Wednesday, November 18, 2009

Digitally Preserved and Reconstructed Coffeehouse Now Complete!

This Friday, November 20th is the grand opening celebration for the newly reconstructed Charlton's Coffee House in Colonial Williamsburg. It is the only structure of its kind, an authentic 18th-century coffeehouse, in the United States.

You can read about the events planned for opening day here.

Direct Dimensions was lucky to be involved as part of the pre-construction team, utilizing our 3D technologies to help document the coffeehouse's 18th century foundation.

To learn more about how, keep reading.

Case Study: Digital Preservation of Revolutionary Coffeehouse
In the summer of 2008, Direct Dimensions visited Williamsburg, Virginia to document the condition of the existing remains of an original ‘coffee house’ that George Washington was known to frequent.

This particular coffee house, owned by Richard Charlton during the 1760's, was one of several that had flourished in the area due to their popularity in London and abroad. Coffee houses of that time were known for more than their coffee, tea, and chocolate served to the colonials - they also hosted informal and spirited intellectual conversation. This activity made Charlton's coffee house one of Williamsburg's political and business ‘hotspots’ of the time.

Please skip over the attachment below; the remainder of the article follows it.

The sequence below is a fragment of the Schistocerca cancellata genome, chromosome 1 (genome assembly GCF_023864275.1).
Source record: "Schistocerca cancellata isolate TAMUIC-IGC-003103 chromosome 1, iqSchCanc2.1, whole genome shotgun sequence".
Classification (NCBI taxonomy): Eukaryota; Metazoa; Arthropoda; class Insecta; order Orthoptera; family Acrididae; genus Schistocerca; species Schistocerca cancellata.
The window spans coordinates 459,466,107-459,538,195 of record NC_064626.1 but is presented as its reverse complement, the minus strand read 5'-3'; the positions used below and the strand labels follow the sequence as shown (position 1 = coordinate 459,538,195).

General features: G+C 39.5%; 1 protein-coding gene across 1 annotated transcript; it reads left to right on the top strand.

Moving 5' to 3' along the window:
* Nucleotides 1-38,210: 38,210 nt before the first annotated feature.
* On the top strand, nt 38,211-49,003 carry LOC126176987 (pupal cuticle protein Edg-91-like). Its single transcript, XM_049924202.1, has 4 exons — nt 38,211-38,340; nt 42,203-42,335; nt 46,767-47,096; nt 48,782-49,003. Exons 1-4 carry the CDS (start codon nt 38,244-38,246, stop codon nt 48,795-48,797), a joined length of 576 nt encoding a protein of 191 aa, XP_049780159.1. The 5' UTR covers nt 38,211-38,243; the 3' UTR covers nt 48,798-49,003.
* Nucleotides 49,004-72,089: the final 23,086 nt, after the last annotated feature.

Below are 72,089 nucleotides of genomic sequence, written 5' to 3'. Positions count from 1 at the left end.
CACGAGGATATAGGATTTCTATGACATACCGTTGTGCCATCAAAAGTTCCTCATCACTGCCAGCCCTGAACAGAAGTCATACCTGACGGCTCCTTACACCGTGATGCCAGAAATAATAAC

DDI worked with the Colonial Williamsburg Foundation to laser capture what remains of the coffee house’s stone foundation. Of the original structure, only part of the brick foundation and some wooden fragments are still intact. We scanned the exposed foundation and the earthen floor with our Surphaser HSX spherical scanner.

This unique scanner captures extremely accurate and high resolution data over a medium-range (2-10 meters). The Surphaser is a non-contact laser scanner so none of the delicate centuries-old foundation was harmed during the data capture process.

The raw 3D ‘point cloud’ data gathered in Williamsburg was then digitally modeled back at the Direct Dimensions facility in Baltimore, Maryland. The final surface mesh model can be used to analyze the archaeological features found at the site.

Additional digital preservation projects:
Historic Site Scanning
Tomb of the Unknown Soldiers